It is possible to spin and shape a 3D-printed round plate with built-in cooling channels. Olsen Metaltrykkeri discovered that with help from the Danish Technological Institute and DTU in a MADE Material Demonstration project. Here, they have successfully tested how the ancient craft of metal spinning together with new additive technologies can provide new and exciting products.
- Our MADE Material demonstration project was about showing that we can shape a 3D-printed round plate with built-in cooling channels. Cooling channels are a challenge when it comes to shaping the metal, because it can create local stress,” says Stig Nalbandian, CEO of Olsen Metaltrykkeri, who is happy that the company became more aware of 3D printing via the project.
In the video below, Olsen Metal explains more about the project – and the process of metal spinning hollow plates.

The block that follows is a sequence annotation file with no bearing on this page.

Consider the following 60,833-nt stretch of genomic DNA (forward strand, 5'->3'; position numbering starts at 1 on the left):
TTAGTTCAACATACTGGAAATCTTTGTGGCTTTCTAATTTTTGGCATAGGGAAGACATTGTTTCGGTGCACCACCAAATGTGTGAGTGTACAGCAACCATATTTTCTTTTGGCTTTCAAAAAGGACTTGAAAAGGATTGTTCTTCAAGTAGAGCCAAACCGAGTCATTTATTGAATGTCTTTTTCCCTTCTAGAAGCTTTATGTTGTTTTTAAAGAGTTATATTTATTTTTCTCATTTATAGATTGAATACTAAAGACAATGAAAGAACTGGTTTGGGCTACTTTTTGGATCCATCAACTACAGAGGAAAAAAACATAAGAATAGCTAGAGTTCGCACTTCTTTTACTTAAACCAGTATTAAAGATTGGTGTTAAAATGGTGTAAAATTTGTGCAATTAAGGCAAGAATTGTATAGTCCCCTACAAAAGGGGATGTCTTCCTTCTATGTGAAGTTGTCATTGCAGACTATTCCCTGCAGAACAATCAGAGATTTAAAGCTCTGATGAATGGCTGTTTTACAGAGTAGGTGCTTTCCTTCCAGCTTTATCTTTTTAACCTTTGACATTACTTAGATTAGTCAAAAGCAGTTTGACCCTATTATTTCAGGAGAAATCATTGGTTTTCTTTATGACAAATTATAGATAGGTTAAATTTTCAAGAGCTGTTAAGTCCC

The company from Rødovre works with metal spinning, where they shape plates during rotation - and it is reminiscent of the time when an ashtray was formed in arts class, the director explains and adds:
- Metal spinning is an ancient process known back from the Ming Dynasty, and we combine it with a completely new and exciting process - 3D printing. By combining the two manufacturing methods, we can produce new and exciting, innovative products.
The demonstration project has been great because it is something we have been thinking about for many years. It is right between what one would call research and traditional development
- Stig Nalbandian, Olsen Metaltrykkeri
About MADE Demonstration projects
With a MADE Demonstration project, a small or medium-sized company can receive up to DKK 100,000 in support to solve a specific challenge in the company or test a new technology in production.
There is an ongoing application deadline for demonstration projects in both material and production.
The MADE demonstration project has been made possible by funding from the Danish Industry Foundation.